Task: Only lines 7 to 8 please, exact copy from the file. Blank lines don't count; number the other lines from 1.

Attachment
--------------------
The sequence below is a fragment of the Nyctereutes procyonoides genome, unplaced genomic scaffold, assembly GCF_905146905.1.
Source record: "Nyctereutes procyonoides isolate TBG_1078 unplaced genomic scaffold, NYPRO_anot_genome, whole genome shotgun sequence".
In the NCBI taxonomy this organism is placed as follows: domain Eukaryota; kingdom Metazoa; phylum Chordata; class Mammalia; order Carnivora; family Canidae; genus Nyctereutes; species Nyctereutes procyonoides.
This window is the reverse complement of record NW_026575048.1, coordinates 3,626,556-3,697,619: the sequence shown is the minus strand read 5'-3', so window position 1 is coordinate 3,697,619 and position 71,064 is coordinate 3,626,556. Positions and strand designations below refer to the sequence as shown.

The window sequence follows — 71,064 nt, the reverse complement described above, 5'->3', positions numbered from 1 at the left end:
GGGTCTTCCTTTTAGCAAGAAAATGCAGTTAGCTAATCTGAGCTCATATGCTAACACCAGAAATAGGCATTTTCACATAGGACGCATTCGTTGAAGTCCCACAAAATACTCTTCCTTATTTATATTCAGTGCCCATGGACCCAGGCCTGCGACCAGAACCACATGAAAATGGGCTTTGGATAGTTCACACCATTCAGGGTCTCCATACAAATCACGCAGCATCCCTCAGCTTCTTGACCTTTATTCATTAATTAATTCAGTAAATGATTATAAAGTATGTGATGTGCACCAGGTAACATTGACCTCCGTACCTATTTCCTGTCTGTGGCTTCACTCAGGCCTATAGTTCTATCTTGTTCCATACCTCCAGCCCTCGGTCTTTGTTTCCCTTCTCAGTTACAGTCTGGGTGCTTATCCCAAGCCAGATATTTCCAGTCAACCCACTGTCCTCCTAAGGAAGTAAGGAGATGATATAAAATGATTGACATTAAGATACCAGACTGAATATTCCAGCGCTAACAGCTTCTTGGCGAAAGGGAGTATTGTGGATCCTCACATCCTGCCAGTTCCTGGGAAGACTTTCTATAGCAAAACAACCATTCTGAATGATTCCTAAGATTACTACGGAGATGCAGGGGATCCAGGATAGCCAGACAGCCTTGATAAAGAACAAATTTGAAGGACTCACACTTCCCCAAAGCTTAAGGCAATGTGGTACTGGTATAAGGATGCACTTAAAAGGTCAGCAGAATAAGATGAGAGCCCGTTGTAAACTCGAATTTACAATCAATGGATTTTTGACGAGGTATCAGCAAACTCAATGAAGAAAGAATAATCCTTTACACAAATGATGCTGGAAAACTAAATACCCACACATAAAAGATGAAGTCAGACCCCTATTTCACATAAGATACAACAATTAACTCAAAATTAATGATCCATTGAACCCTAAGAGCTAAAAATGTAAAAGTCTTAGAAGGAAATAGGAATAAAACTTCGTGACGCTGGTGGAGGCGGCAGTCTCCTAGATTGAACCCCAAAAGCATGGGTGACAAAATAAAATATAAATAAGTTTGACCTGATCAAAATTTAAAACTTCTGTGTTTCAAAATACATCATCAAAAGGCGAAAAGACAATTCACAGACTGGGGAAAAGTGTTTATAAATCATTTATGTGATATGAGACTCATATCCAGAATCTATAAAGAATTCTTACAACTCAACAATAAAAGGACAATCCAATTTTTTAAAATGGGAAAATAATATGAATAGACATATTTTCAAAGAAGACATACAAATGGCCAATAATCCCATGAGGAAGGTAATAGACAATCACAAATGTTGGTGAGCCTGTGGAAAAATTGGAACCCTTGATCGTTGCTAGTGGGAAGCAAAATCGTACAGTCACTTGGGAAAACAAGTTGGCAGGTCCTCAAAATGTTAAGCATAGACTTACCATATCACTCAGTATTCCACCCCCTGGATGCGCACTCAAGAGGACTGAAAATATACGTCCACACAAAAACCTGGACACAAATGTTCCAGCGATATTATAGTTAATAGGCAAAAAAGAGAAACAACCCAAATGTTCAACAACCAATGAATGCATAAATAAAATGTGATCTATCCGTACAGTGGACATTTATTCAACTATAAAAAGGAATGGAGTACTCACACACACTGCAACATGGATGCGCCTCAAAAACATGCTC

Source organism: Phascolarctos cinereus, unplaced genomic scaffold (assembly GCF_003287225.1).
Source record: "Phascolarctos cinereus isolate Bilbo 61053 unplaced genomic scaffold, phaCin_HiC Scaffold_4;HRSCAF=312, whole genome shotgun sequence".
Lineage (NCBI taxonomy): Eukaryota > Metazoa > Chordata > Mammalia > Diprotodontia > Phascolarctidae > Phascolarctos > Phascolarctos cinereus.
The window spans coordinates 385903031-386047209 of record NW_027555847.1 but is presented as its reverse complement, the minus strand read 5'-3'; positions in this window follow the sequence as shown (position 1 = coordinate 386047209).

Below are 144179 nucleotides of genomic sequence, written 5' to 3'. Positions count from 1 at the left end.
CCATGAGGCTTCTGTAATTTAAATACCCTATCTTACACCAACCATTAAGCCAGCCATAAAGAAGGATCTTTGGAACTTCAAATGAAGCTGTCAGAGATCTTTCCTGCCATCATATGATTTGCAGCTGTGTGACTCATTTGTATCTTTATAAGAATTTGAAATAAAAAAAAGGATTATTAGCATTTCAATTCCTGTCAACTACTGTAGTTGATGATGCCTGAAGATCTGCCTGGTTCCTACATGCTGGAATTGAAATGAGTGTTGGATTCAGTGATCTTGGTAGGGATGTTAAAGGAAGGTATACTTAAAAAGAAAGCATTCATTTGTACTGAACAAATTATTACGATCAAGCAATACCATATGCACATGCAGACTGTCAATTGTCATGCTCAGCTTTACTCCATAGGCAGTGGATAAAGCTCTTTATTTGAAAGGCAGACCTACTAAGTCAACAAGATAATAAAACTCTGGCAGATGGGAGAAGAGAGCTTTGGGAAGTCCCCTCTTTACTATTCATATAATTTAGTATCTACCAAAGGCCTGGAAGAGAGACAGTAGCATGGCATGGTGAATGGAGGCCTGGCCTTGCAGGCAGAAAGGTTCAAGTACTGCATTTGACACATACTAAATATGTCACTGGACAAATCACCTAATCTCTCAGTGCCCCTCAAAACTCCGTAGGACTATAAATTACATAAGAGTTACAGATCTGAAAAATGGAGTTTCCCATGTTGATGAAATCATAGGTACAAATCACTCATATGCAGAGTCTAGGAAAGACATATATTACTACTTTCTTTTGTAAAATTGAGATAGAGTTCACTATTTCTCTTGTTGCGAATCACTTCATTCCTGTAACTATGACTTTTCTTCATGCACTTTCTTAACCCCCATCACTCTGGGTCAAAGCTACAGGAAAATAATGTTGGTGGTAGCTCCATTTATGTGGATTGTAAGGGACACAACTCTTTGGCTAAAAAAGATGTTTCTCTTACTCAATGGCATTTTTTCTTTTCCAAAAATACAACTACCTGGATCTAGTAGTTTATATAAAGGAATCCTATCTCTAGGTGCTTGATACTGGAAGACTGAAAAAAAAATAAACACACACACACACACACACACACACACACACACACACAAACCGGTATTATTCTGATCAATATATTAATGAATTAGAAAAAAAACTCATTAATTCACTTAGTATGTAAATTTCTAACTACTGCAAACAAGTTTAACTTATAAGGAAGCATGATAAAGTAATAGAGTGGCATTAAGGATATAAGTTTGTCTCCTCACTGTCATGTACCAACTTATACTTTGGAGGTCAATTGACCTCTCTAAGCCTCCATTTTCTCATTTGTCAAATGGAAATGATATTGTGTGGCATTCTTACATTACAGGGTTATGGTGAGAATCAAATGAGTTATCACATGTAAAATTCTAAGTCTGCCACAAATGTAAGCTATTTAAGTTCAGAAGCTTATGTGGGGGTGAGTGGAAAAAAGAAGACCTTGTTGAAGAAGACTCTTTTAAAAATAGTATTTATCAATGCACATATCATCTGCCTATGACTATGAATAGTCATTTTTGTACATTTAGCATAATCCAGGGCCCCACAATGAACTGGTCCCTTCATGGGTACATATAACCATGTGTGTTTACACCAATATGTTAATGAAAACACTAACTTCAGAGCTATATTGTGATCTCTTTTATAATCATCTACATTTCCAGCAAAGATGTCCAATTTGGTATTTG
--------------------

Source organism: Phascolarctos cinereus, unplaced genomic scaffold (assembly GCF_003287225.1).
Source record: "Phascolarctos cinereus isolate Bilbo 61053 unplaced genomic scaffold, phaCin_HiC Scaffold_4;HRSCAF=312, whole genome shotgun sequence".